“Less nurses and more flaming baptist. Besides, I’m juuuust about to become a nurse practitioner. Which is -almost- like a doctor but not. So an almost but not quite an actual doctor on the side can’t hurt and I can turn parts of me into flame instead of all or nothing.” Abigail doesn’t flinch. “I’m trying to find my new normal and I remembered how I wish there had been a SCOUT when I was on Staten. If I could still heal, they said they’d have taken me hands down but I don’t do that, at least not in that way anymore. So I’m trying out. WHICH.” She raises her voice a little for emphasis. “Doesn’t mean I’m for sure getting in. Just means that because I go a little hot and I know how to shoot a gun and probably because I’m one of the celebrities, I suspect I’ll be more flash and face than actually doing anything. I don’t actually think they’ll graduate me from their little program training thing. I have taken a leave from Elmhurst. I can go back if it doesn’t work out. Or maybe back to Butte and farm.” Probably not. Something called her back here, child and all and here she is.

Teo isn't actually thinking about nepotism at all when he says, with utmost confidence and the most frank of airs, "You'll get in."

How could she not? Hero is right. It's like Francois has promised him before, he could have any job he wanted. Not without training, but there's a certain cachet for war heroes right now. Alexander and Abigail have both leveraged it into bright and meaningful careers in medicine. Francois of course, has rooted himself into Wolfhound, growing the foundation Hana built. So many illustrious friends. SCOUT — Elisabeth will want her, no doubt.

"So you're going to be a cop, or how's that work? I know, not trying to jinx it. If you get in. They're doing inhouse medicine now?" Teo cocks his head.

“I am maybe going to be a super powered cop.” She emphasizes maybe. “I would imagine that it’s handy to have someone who can get someone stabilized, experience with the evolveds and doesn’t hurt either that they have a fairly… offensive ability.” A light shrug of her shoulders. “Better if I was, how’d they put it… still a metabolic specialist.” She looks over to him. “I talked with Liz when I first saw her. That I missed running into proverbial fires. It was why I worked in the ER” Proverbial and literal fires happen there after all on a regular basis. “She thinks that we were so used to adrenaline, that our bodies and our minds just can’t function without it being so high anymore.”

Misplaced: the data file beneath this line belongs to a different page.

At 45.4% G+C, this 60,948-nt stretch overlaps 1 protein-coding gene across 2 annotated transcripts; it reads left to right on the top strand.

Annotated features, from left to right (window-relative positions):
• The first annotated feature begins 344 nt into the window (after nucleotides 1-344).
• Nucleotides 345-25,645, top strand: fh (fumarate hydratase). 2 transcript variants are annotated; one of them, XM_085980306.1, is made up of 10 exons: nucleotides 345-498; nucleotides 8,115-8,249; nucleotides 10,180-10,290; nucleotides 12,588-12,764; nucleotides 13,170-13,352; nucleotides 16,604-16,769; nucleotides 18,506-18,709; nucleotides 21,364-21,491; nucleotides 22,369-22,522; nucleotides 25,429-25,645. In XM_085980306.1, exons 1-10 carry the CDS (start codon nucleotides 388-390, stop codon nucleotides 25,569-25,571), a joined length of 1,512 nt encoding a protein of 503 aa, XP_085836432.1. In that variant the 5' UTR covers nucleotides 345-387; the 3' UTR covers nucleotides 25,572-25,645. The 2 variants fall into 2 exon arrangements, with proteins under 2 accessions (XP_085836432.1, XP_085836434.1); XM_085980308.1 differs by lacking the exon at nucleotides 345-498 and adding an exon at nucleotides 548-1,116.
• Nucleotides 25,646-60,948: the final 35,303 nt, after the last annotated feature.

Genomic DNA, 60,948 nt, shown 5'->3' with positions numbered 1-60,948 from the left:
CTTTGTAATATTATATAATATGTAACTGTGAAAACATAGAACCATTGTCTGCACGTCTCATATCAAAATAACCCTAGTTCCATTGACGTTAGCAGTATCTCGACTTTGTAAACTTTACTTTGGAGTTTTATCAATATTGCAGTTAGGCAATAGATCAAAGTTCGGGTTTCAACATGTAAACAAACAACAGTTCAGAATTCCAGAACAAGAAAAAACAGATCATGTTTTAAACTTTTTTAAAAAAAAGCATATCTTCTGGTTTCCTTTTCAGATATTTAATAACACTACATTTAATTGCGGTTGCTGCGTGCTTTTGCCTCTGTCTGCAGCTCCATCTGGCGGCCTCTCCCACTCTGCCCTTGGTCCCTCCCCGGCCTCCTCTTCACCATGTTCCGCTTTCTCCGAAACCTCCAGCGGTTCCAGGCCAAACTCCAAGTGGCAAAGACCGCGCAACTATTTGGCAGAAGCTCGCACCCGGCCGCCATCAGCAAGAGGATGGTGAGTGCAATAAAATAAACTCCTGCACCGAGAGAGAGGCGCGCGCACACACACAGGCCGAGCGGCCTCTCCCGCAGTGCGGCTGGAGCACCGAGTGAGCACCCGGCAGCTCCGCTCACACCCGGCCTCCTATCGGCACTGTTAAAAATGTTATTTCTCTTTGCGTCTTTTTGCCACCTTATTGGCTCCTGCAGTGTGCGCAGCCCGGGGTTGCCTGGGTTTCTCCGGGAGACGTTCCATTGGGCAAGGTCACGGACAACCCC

"That's a real fuckin' useful combination of skills," Teo agrees, thoughtfully. He decides: not to dwell again on how many of his friends and loved ones have joined law enforcement in some capacity or other. He decides: not to wonder what it means, that he continues to have no interest in that, himself. After awhile, the rhetoric of cowardice! gets old, unproductive. Plus there are too many kids laughing and shouting in here for him to focus on his self-loathing habit. It's as if getting out of the house while sober to look at a prosocial, positive community event is good for you or something??

"Hey, will you let me know the minute you find out if you're in?" He looks at her, grinning, broad and white. "We should do something. Some shit deserves the hype."

“If I get in. I figure that is probably deserving of a big dinner.” Abigail nods. “And even I don’t get in Teo, we still deserve a nice big dinner. Kasha wanted San Marzano tomato’s in the garden. Which is what they use to make pasta sauce in italy. Or something like that. They’ll be ripe soon enough unless someone hops my fence to take some down. So you’ll come for dinner regardless.” He’ll come for dinner. Disappointed southern Belle’s have big eyes. Big wet eyes. “Come on. Lets go see what else they got in this place that will make us roll our eyes hmm? And pasta. You promised me pasta from a stand somewhere here.”

Teo only hesitates for an instant. And his hesitation isn't in saying 'yes,' it's the visceral discomfort of concealing the harder personal truths he has come to endure. But it doesn't feel like his secret to share, yet; not until Francois tells her something first.

"Yeah. Of course."

That part is as easy as breathing the sweet warmth of amber and smoked vanilla that hangs around her blonde head like an invisible halo. "Road trips and shooting guns after that." Reduced to an abbreviated list of activities, he can forget how much he fears he won't have the liberty to say. There's enough good news to look forward to hearing, right? Look forward. He tells himself that, in English instad of in Italian, and refocuses on the stretch of expo floor ahead.